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for the Southern District of New York

Reliance on Advice of Counsel Need Not be Plead as Affirmative Defense in Trademark Infringement Action

In a July 9, 2013 ruling, Judge George B. Daniels held that "there is no explicit rule that advice of counsel is an affirmative defense that must be pled in one's answer pursuant to Fed. R. Cir. P. 8(c) in a trademark case."  The plaintiff, Bath & Body Works Brand Management, Inc., had started a declaratory judgment against defendant Summit Entertainment, LLC, the producer and distributor of the popular Twilight movies, for a declaration that Bath & Body's "Twilight Woods" and "Twilight Crush" marks did not infringe Summit's "Twilight" marks.  Summit counterclaimed for infringement, and Bath & Body asserted, among other defenses, that its "actions were innocent and non-willful."  In answering Summit's third amended complaint, Bath & Body also asserted as an affirmative defense that Summit's "'counterclaims are barred in whole or in part by the doctrine of advice of counsel.'"

Summit moved to strike the advice of counsel defense, contending that its assertion in response to the third amended complaint "was the first time it was put on notice that [Bath & Body] intended to defeat Summit's charge of willfulness by pointing to its reliance on the advice of counsel."  In denying the motion, Judge Daniels found as a factual matter that the defense that Bath & Body's "actions were innocent and non-willful" put Summit on notice at the outset of the case that advice of counsel could be at issue, and that Bath & Body's express waiver of the attorney/client privilege on the issue during discovery indisputably informed Summit that advice of counsel was at issue.  The Court also ruled as a legal matter:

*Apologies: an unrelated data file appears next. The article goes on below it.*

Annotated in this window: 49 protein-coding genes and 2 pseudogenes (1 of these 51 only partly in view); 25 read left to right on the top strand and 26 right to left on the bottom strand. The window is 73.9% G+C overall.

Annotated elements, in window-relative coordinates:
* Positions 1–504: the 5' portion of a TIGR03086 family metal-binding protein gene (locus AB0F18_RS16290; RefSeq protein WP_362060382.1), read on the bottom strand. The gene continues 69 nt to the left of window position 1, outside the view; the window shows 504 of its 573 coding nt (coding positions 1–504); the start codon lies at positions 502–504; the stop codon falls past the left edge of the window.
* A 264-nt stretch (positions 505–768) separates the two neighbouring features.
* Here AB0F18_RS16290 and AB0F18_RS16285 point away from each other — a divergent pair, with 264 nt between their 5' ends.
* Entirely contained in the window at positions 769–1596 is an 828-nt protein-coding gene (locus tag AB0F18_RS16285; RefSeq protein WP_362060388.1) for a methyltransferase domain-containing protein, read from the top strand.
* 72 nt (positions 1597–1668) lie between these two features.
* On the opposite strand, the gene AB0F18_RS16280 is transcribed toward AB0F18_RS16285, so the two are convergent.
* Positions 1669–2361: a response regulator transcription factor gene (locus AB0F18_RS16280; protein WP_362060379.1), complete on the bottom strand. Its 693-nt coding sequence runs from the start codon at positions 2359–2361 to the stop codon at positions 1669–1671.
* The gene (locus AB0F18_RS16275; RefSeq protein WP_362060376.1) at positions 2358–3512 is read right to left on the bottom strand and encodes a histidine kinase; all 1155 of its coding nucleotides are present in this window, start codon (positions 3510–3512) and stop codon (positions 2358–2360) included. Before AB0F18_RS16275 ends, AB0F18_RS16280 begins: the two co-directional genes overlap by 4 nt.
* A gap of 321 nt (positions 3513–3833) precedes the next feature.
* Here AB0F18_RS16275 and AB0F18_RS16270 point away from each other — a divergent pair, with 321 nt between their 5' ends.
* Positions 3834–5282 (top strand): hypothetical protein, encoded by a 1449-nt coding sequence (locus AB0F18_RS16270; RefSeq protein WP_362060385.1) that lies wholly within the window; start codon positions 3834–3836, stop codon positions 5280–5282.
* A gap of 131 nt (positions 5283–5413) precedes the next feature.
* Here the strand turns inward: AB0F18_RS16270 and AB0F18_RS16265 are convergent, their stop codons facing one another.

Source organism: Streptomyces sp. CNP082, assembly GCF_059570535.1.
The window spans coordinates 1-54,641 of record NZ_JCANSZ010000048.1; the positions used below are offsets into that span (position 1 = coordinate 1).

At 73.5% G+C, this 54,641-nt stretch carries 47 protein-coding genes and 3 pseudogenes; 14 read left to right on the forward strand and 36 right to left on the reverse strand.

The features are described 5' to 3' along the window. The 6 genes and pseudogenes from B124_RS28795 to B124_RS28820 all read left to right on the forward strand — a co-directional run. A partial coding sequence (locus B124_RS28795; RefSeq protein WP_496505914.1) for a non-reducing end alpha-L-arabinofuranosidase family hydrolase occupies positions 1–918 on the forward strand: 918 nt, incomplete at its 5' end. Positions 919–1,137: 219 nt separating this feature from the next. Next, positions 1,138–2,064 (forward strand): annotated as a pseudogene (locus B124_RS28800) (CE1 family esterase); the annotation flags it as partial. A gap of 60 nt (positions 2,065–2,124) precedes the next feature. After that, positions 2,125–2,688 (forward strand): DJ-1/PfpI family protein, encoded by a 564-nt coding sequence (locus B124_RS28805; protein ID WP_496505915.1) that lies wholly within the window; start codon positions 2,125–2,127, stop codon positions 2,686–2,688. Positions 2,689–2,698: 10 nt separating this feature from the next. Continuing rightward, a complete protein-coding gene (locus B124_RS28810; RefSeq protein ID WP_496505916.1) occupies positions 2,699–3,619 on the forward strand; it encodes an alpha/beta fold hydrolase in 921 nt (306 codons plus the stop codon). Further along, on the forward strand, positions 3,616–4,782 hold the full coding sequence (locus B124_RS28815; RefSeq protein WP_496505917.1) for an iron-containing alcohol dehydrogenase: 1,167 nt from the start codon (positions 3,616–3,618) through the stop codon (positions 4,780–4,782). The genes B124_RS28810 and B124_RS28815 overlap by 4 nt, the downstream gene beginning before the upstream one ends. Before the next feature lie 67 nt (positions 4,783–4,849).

Advice of counsel is not listed among Rule 8(c)'s non-exhaustive list of 19 affirmative defenses that must be pled or are waived.  No trademark treatise lists advice of counsel as an affirmative defense that must be pled in a defendant's answer.  Other courts in this Circuit have allowed defendants to raise advice of counsel to defeat willfulness without having to include it as an affirmative defense in their answers.  (citations omitted)
Judge Daniels accordingly declined to strike the defense since if it did not have to be pled in the first instance its supposed untimely assertion could not prejudice Summit.  The Court also denied Summit's motion for partial summary judgment on the defense, finding sufficient evidence to submit to a jury.
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